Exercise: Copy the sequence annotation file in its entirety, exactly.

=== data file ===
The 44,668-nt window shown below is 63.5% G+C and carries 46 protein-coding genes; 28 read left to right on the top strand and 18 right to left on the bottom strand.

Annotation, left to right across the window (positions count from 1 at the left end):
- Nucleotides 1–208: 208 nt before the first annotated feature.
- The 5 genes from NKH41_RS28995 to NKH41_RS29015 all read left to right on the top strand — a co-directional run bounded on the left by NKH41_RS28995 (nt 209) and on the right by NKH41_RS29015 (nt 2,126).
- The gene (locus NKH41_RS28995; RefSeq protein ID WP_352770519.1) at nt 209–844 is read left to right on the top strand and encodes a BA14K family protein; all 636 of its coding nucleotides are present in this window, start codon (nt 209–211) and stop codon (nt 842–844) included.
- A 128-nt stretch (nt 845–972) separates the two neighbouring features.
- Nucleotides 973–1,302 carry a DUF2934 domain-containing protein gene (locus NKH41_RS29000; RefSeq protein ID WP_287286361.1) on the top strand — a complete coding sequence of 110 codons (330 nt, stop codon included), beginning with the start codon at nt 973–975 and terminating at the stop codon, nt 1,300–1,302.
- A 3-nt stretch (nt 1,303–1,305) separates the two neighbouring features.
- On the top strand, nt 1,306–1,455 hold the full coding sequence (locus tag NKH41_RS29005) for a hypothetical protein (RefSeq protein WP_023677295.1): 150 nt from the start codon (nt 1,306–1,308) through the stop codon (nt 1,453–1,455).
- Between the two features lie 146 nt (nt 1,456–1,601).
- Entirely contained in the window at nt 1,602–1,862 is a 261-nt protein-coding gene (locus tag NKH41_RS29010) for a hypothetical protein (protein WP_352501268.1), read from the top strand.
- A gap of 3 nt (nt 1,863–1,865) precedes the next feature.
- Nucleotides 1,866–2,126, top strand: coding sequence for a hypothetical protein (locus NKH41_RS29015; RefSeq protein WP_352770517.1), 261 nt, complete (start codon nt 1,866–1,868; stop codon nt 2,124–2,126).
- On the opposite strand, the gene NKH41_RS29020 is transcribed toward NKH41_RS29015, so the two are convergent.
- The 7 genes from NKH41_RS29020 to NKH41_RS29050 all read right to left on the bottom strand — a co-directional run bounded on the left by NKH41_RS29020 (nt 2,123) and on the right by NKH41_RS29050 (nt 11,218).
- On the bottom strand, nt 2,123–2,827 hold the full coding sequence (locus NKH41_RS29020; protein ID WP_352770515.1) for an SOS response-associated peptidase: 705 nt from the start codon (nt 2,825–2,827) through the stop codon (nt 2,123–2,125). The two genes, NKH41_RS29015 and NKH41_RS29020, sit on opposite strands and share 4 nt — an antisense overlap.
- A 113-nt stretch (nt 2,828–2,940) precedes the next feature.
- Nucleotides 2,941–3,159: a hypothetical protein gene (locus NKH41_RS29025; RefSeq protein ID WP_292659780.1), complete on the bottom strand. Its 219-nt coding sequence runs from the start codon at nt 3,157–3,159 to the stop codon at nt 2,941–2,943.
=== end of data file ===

The 44,668-nt window shown below is 63.5% G+C and carries 46 protein-coding genes; 28 read left to right on the top strand and 18 right to left on the bottom strand.

Annotation, left to right across the window (positions count from 1 at the left end):
- Nucleotides 1–208: 208 nt before the first annotated feature.
- The 5 genes from NKH41_RS28995 to NKH41_RS29015 all read left to right on the top strand — a co-directional run bounded on the left by NKH41_RS28995 (nt 209) and on the right by NKH41_RS29015 (nt 2,126).
- The gene (locus NKH41_RS28995; RefSeq protein ID WP_352770519.1) at nt 209–844 is read left to right on the top strand and encodes a BA14K family protein; all 636 of its coding nucleotides are present in this window, start codon (nt 209–211) and stop codon (nt 842–844) included.
- A 128-nt stretch (nt 845–972) separates the two neighbouring features.
- Nucleotides 973–1,302 carry a DUF2934 domain-containing protein gene (locus NKH41_RS29000; RefSeq protein ID WP_287286361.1) on the top strand — a complete coding sequence of 110 codons (330 nt, stop codon included), beginning with the start codon at nt 973–975 and terminating at the stop codon, nt 1,300–1,302.
- A 3-nt stretch (nt 1,303–1,305) separates the two neighbouring features.
- On the top strand, nt 1,306–1,455 hold the full coding sequence (locus tag NKH41_RS29005) for a hypothetical protein (RefSeq protein WP_023677295.1): 150 nt from the start codon (nt 1,306–1,308) through the stop codon (nt 1,453–1,455).
- Between the two features lie 146 nt (nt 1,456–1,601).
- Entirely contained in the window at nt 1,602–1,862 is a 261-nt protein-coding gene (locus tag NKH41_RS29010) for a hypothetical protein (protein WP_352501268.1), read from the top strand.
- A gap of 3 nt (nt 1,863–1,865) precedes the next feature.
- Nucleotides 1,866–2,126, top strand: coding sequence for a hypothetical protein (locus NKH41_RS29015; RefSeq protein WP_352770517.1), 261 nt, complete (start codon nt 1,866–1,868; stop codon nt 2,124–2,126).
- On the opposite strand, the gene NKH41_RS29020 is transcribed toward NKH41_RS29015, so the two are convergent.
- The 7 genes from NKH41_RS29020 to NKH41_RS29050 all read right to left on the bottom strand — a co-directional run bounded on the left by NKH41_RS29020 (nt 2,123) and on the right by NKH41_RS29050 (nt 11,218).
- On the bottom strand, nt 2,123–2,827 hold the full coding sequence (locus NKH41_RS29020; protein ID WP_352770515.1) for an SOS response-associated peptidase: 705 nt from the start codon (nt 2,825–2,827) through the stop codon (nt 2,123–2,125). The two genes, NKH41_RS29015 and NKH41_RS29020, sit on opposite strands and share 4 nt — an antisense overlap.
- A 113-nt stretch (nt 2,828–2,940) precedes the next feature.
- Nucleotides 2,941–3,159: a hypothetical protein gene (locus NKH41_RS29025; RefSeq protein ID WP_292659780.1), complete on the bottom strand. Its 219-nt coding sequence runs from the start codon at nt 3,157–3,159 to the stop codon at nt 2,941–2,943.